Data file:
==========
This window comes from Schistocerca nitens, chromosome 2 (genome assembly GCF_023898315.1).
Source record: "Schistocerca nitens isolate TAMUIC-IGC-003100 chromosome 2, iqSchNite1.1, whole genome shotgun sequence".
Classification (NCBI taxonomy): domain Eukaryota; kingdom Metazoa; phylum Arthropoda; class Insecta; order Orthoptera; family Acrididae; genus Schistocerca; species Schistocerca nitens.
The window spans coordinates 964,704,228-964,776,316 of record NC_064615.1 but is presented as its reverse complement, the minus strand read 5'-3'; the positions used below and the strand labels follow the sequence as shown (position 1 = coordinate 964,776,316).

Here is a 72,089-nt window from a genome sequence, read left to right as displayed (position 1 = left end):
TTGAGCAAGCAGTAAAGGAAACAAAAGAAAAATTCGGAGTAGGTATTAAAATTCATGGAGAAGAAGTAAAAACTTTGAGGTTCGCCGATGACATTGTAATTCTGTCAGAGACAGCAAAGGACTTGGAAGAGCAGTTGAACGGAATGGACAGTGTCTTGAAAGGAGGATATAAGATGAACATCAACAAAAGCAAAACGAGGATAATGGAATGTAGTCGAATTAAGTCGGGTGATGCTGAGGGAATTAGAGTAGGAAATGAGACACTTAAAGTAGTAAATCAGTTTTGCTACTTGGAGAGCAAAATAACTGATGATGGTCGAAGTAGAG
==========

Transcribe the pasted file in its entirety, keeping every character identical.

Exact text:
This window comes from Schistocerca nitens, chromosome 2 (genome assembly GCF_023898315.1).
Source record: "Schistocerca nitens isolate TAMUIC-IGC-003100 chromosome 2, iqSchNite1.1, whole genome shotgun sequence".
Classification (NCBI taxonomy): domain Eukaryota; kingdom Metazoa; phylum Arthropoda; class Insecta; order Orthoptera; family Acrididae; genus Schistocerca; species Schistocerca nitens.
The window spans coordinates 964,704,228-964,776,316 of record NC_064615.1 but is presented as its reverse complement, the minus strand read 5'-3'; the positions used below and the strand labels follow the sequence as shown (position 1 = coordinate 964,776,316).

Here is a 72,089-nt window from a genome sequence, read left to right as displayed (position 1 = left end):
TTGAGCAAGCAGTAAAGGAAACAAAAGAAAAATTCGGAGTAGGTATTAAAATTCATGGAGAAGAAGTAAAAACTTTGAGGTTCGCCGATGACATTGTAATTCTGTCAGAGACAGCAAAGGACTTGGAAGAGCAGTTGAACGGAATGGACAGTGTCTTGAAAGGAGGATATAAGATGAACATCAACAAAAGCAAAACGAGGATAATGGAATGTAGTCGAATTAAGTCGGGTGATGCTGAGGGAATTAGAGTAGGAAATGAGACACTTAAAGTAGTAAATCAGTTTTGCTACTTGGAGAGCAAAATAACTGATGATGGTCGAAGTAGAG